occasional visitor to our backyard



brown pelicans strolling
 after dinner at the neighborhood 'pelicatessen'
'



paper-wasp mother building her nest




And, here's a verse about another domesticated great egret ...




pelican swimming fantasia




wood stork and Canada goose



a white ibis sits for a portrait




May 20, 2022

MAY 20, palinku (poetic novelty): Dennis's ongoing sin

  In this post, we continue with a novel form of poetic wordplay. Inspired by Japanese haiku poetry, the new format is used for a terse verse with a total of 17 syllables displayed on three lines. Unlike its classic Japanese analogue, this concoction does not mandate the precise distribution of the syllables among the three lines, but does stipulate that each word in the poem be included in a palindromic phrase or sentence in English (i.e. one that can be read either forwards or backwards). 

  To help the reader discern the origin of the lyrics, each palindrome (generally occupying one of the three lines of the poem) has been color-coded. 





The continually widening circle of Dennis's sins is indicated by the following recently discovered palindromes ...

Dennis and Ed, Nadine, Enid and Edna sinned. 
Dennis and Ed, Nadine, Eve, Enid and Edna sinned.
Dennis and Ed, Nadine, Eva, Dave, Enid and Edna sinned.
Dennis and Ed, Nadine, Eva, Dana, Ana, Dave, Enid and Edna sinned.

Also, you might want to check an earlier posting on this site for a somewhat different take on Dennis's entourage.

(Ed. note:) Poetry in the palinku format has continued to accumulate. You can view all the poems at one swoop if you proceed with a single click to our more encyclopedic blog "Edifying Nonsense". Click HERE.

links for any date: scroll over to the calendar-based listings of 'Past Posts' in the righthand column on this page, choose your month of interest, and then select (by clicking) the post of your choice.

May 19, 2022

MAY 19, doctors and their practices: ex-hospital chief





You can view these informative verses in a wider context by proceeding to the collection 'DOCTORS and their PRACTICES' on our full-service blog "Edifying Nonsense". Click HERE!
 

links for any date: scroll over to the calendar-based listings of 'Past Posts' in the righthand column on this page, choose your year then month of interest, and then select (by clicking) the specific post of your choice. At any point, you can move forwards or backwards by clicking the icons for 'Older Post' or 'Newer Post' at the bottom of the day's stuff.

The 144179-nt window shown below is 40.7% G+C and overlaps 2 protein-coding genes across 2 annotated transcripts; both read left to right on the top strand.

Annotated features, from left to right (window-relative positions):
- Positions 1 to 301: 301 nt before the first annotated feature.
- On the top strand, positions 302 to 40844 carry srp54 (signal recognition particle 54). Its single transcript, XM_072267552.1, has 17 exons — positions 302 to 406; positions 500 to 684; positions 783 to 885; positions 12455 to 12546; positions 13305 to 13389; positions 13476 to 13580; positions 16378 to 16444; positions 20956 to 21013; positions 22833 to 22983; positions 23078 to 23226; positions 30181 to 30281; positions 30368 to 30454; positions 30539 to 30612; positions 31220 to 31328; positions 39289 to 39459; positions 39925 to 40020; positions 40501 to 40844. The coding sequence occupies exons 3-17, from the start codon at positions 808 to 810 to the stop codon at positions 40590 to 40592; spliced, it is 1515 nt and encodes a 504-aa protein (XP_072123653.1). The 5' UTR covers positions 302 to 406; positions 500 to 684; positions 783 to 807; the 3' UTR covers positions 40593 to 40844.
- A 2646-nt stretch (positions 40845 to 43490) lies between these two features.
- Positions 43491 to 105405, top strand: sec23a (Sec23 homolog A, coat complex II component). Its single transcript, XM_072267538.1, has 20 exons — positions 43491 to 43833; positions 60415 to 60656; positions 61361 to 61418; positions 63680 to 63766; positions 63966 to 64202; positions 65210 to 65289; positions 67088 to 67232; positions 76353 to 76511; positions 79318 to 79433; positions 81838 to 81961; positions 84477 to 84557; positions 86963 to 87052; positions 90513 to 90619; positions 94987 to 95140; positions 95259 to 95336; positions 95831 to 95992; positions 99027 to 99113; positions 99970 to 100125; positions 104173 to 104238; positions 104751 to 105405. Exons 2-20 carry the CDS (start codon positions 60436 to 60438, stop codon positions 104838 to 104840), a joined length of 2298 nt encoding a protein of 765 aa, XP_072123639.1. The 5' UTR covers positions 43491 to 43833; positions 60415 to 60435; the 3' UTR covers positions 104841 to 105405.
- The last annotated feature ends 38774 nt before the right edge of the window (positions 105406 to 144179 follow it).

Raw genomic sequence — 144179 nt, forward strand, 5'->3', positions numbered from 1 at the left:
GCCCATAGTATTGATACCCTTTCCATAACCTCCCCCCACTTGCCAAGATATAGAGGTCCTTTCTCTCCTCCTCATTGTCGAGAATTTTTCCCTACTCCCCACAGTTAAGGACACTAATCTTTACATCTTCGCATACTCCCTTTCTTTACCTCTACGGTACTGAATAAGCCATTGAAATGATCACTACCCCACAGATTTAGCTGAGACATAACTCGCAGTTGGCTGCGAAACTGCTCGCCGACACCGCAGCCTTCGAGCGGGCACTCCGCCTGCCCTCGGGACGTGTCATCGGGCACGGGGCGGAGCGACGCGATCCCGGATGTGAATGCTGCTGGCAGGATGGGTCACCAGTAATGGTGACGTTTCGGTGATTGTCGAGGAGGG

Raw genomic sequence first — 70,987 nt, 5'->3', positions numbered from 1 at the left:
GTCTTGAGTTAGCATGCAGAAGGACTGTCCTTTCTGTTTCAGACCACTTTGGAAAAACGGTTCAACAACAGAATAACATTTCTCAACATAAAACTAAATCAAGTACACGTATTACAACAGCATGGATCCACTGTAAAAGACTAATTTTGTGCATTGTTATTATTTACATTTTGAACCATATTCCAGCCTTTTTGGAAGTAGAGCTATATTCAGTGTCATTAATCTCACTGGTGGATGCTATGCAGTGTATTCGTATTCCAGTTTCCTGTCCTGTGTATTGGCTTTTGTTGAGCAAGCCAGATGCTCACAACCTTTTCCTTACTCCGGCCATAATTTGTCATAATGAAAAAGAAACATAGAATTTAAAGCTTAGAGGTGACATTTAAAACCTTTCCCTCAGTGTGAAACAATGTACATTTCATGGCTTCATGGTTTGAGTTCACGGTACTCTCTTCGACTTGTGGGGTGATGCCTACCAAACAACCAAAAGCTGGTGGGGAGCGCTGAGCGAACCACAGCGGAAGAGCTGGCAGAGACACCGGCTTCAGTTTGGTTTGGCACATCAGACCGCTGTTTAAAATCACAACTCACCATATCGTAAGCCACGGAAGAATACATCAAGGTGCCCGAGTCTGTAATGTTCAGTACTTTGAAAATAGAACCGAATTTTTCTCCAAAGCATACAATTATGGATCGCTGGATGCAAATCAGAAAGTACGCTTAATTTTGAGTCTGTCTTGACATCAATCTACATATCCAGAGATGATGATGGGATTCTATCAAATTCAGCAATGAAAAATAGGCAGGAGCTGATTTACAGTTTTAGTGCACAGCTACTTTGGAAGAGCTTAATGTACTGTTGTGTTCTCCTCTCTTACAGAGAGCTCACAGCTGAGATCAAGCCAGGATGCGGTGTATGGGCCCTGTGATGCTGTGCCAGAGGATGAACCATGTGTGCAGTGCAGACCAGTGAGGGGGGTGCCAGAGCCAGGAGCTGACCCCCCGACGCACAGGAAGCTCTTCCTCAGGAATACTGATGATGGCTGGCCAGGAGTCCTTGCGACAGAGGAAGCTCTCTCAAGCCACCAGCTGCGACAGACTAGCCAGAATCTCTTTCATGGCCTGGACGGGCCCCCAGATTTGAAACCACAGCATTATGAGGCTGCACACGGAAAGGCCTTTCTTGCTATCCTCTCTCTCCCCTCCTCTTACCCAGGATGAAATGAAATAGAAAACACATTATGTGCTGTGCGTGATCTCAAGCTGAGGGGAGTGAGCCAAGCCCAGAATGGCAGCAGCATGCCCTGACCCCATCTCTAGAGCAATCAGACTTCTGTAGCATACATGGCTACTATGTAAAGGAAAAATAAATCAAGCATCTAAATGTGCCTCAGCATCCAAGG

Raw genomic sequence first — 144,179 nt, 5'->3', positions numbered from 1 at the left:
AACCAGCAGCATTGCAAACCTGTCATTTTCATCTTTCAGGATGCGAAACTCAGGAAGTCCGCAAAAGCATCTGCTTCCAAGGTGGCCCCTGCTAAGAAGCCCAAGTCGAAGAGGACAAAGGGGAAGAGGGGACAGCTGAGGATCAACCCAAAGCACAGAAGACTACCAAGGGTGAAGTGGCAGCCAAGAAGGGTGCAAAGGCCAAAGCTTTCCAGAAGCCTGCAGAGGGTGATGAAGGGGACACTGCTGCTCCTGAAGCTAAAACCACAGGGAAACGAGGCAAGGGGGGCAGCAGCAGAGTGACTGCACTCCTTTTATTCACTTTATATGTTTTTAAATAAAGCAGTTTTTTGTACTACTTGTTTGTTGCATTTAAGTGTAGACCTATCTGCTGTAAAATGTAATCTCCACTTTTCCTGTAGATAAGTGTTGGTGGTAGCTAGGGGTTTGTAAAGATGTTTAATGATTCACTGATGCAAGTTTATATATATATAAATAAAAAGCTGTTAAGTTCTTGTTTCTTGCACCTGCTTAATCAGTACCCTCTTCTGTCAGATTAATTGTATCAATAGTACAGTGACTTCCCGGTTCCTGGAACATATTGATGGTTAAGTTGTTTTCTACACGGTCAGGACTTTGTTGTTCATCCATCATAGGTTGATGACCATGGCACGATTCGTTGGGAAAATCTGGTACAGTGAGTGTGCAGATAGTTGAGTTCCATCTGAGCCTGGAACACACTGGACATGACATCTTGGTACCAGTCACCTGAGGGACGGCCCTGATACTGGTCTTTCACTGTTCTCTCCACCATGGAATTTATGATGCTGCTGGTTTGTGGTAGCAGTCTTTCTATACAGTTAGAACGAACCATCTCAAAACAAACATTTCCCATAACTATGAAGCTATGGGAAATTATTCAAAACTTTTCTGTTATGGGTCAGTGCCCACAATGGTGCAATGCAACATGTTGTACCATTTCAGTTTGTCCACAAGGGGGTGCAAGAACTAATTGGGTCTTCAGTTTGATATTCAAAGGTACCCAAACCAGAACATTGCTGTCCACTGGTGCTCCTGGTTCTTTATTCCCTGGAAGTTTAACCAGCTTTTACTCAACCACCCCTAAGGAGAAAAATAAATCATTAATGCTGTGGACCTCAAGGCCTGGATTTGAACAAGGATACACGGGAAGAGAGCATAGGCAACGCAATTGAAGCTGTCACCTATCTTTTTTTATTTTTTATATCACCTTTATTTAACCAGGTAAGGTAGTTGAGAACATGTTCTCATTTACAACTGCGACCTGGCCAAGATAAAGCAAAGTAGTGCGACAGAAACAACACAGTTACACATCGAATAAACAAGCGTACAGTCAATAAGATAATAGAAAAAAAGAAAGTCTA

May 18, 2022

MAY 18, a brief saga: echoic binomials (Eco-pairs)















 To review the poetic effusion that we have accumulated about binomial phrases, proceed to our blog "Edifying Nonsense", and enjoy the post  'Grandpa Greg's Grammar: Binomial Expressions'. Click HERE ! (Or, if you prefer, you could look over this stuff on Giorgio's Facebook photo-albums.) There is also an entire collection of lyrics to patter songs, somewhat older material, dedicated to various kinds of binomials, that provides more didactic material and an extensive series of examples, and allows you to sing these expressions for your own enjoyment, or for that of others around you. Click HERE !


 For the purpose of this blog, a 'brief saga' is defined as a poem, usually narrative, but occasionally expository, that tell its story in at least 15 lines. Most commonly, the format involves three stanzas in limerick form, constituting a single submission to the online humor site 'Omnificent English Dictionary iLimerick Form'. On the OEDILF site, rigorous standards for content and format are involved in a collaborative editing process that may take several weeks to over a year. 

Generally, OEDILF has not been enormously welcoming of multi-verse submissions, but Giorgio Coniglio has persisted, and the OEDILF number for each accepted multiverse poem is shown here on the slide with its first verse. We have been publishing these poetic adventures here monthly.

To access the next 'brief saga', proceed to 'anagram swarms'
To access the most recent previous 'brief saga', back up to 'Anglo-Latin and -Greek'